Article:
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Final Report Summary - SAVING DYING NEURONS (Immune responses in neurodegenerative diseases: Protection or progression?)

Many neurodegenerative diseases, including Alzheimer’s and Parkinson’s diseases, are progressive and incurable. It is clear that immune and inflammatory responses are involved in these diseases, but in general it is unclear whether they are protective or promote the disease process. The overall aim of the proposed research is gaining insight into contribution of immune responses to neurodegeneration in vivo. The specific objectives are:
• Define what the key immunological events are and when they occur during degeneration.
• Elucidate how different non-immunogenic or inflammatory responses contribute to disease progression.
• Find small molecules that interfere with the immune response to modulate disease progression.
AIM 1 was executed as planned, has been successfully completed, and a manuscript based on this work was published in 2014 (van Ham et al.). Using our new model we characterised the exact types of immune cells that play a role in neurodegeneration and the ones that are not involved. Microglia, the macrophages of the brain, are the main immune cells involved. Furthermore, we show that two types of cells are involved and they exhibit different temporal dynamics. Additionally, we find important new insight related to the resolution of the immune response during recovery from neurodegeneration (neuroregeneration). We show this immune response in the brain is resolved in a way similar to wound healing, involving the apoptosis of phagocytic immune cells. The publication was included in a special issue on zebrafish models and translational medicine (http://dmm.biologists.org/content/7/7/731). Additionally, together with one of the PhD students in my lab we wrote a review on the use of zebrafish in neuroimmunology, including our latest published data, and how this may contribute to gain insight in the role of the immune system in –preventing- brain disease. This review (Oosterhof, Boddeke and van Ham, 2015) was published in the May issue of main journal on glial cells (GLIA) and included as the cover image (http://onlinelibrary.wiley.com/doi/10.1002/glia.22780/abstract).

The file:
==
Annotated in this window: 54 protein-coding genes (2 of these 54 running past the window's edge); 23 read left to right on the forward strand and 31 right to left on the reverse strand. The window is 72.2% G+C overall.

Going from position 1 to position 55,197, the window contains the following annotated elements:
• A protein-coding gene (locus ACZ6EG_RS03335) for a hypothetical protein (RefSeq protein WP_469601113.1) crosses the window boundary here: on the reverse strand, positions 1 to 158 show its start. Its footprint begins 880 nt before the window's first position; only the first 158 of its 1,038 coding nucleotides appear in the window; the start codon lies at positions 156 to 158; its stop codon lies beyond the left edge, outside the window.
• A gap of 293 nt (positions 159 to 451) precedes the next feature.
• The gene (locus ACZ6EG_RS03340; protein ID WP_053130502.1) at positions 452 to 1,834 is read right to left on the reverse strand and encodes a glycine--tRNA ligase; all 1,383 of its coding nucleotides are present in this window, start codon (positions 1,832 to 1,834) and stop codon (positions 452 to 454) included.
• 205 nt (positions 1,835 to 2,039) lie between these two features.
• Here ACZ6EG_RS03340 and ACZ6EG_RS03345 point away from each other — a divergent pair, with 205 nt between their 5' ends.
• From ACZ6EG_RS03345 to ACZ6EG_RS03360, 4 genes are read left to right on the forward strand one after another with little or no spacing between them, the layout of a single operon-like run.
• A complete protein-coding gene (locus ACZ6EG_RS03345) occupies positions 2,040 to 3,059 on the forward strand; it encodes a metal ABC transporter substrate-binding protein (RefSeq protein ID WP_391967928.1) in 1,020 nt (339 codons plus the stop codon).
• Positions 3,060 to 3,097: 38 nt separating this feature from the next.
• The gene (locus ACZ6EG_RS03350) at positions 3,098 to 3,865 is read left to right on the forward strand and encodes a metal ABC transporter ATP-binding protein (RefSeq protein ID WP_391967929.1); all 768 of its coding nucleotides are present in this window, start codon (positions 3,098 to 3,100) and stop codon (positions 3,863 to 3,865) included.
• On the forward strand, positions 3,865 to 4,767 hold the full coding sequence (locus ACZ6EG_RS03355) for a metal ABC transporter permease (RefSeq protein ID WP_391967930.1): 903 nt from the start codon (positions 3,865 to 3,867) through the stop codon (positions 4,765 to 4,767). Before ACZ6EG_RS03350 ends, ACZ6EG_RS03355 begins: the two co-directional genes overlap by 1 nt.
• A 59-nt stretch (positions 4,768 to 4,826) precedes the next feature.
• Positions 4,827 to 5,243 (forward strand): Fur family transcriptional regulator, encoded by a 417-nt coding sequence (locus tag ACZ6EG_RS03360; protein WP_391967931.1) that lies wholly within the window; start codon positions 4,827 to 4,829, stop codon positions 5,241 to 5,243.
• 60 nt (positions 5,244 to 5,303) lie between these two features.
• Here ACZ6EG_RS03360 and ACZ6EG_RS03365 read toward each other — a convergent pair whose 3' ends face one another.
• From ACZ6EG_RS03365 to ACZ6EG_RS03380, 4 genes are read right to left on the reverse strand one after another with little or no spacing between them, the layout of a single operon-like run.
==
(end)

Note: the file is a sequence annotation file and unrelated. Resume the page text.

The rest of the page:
Regarding AIM 2, we have performed RNA sequencing on microglia to identify genes controlling immune responses. This is a deviation from the original plan. We successfully isolated microglia from zebrafish brains (controls versus neurodegeneration fish), purified these using flow cytometry/FACS, and subsequently isolated RNA, and performed whole RNA sequencing. Interestingly, we discovered that the zebrafish microglial transcriptome is highly conserved with mammals, showing that fish brain immune cells are very similar to mammalian brain immune cells. Additionally, we identified genes expression of which is increased in microglia during neurodegeneration, showing microglia unexpectedly become highly proliferative. We confirmed this using in vivo microscopy, and are currently performing experiments to understand the genetic & molecular mechanisms controlling this proliferative activation response. These results represent a first analysis of genome-wide gene expression in zebrafish microglia under healthy and neurodegeneration conditions and a manuscript based on these pioneering experiments was published in the journal GLIA (Oosterhof ... van Ham, GLIA; see publications). Recent developments in genome editing, mainly by the CRISPR/Cas9 system, finally allow us to effectively knockout genes in zebrafish and we are currently taking full advantage of this to study the new genetic mechanisms we identified using RNA sequencing. These reverse genetics experiments largely replace the small molecule targeting approach in AIM 3. Manuscripts based on this work are in preparation. In all this work has led to new insights in the role of immune cells, mainly microglia, in recovery from neuronal injury, elucidation of the zebrafish microglia transcriptome in the healthy and neurodegenerative brain, and its conservation with mammals. These results particularly pave the way for detailed investigations of microglial genetic mechanisms in health and disease using the zebrafish as a model system.

Contact

Jantine SPITHOVEN
Tel.: +31107043307
E-mail

Subjects

Life Sciences
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